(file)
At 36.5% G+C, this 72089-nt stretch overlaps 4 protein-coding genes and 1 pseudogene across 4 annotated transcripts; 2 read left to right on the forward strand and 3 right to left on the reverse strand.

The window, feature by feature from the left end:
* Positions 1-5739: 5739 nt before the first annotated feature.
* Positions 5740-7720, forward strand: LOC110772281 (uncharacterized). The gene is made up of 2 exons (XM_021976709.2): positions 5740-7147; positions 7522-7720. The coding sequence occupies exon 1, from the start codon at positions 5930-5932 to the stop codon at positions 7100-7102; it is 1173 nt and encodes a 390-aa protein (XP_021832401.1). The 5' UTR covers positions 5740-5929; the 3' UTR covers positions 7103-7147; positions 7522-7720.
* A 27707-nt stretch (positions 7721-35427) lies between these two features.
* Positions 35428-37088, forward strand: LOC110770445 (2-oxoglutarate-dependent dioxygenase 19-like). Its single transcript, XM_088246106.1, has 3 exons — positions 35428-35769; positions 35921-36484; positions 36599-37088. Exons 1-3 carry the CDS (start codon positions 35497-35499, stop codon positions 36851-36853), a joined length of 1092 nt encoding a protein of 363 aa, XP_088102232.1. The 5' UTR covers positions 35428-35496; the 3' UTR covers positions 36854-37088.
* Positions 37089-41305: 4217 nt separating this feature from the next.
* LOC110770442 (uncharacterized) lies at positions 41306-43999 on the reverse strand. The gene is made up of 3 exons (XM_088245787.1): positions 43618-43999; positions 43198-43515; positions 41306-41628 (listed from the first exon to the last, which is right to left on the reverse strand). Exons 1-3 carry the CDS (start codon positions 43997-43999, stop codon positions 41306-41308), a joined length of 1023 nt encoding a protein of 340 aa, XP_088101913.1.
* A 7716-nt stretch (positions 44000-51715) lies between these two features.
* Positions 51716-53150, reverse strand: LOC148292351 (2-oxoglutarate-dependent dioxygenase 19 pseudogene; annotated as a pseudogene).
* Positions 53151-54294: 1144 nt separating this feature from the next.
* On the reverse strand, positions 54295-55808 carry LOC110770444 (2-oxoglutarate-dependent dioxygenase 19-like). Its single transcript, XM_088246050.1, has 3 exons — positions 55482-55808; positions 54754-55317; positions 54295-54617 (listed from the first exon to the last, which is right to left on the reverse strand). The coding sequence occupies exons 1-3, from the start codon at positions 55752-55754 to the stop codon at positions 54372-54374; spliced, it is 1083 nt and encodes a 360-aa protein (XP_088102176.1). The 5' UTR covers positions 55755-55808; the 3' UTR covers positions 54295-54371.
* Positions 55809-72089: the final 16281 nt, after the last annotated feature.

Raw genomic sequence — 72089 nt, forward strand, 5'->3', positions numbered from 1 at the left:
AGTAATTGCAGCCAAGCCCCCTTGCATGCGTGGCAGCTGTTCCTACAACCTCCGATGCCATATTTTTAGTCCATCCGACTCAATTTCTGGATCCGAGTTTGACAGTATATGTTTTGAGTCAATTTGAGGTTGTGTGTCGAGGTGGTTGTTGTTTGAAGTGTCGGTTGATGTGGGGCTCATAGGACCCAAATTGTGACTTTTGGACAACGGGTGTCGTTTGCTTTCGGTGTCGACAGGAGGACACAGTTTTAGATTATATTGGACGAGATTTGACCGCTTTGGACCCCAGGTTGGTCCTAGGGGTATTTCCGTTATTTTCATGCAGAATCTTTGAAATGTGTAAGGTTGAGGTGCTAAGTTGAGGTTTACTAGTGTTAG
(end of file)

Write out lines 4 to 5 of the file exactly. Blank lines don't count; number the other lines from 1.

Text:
* Positions 5740-7720, forward strand: LOC110772281 (uncharacterized). The gene is made up of 2 exons (XM_021976709.2): positions 5740-7147; positions 7522-7720. The coding sequence occupies exon 1, from the start codon at positions 5930-5932 to the stop codon at positions 7100-7102; it is 1173 nt and encodes a 390-aa protein (XP_021832401.1). The 5' UTR covers positions 5740-5929; the 3' UTR covers positions 7103-7147; positions 7522-7720.
* A 27707-nt stretch (positions 7721-35427) lies between these two features.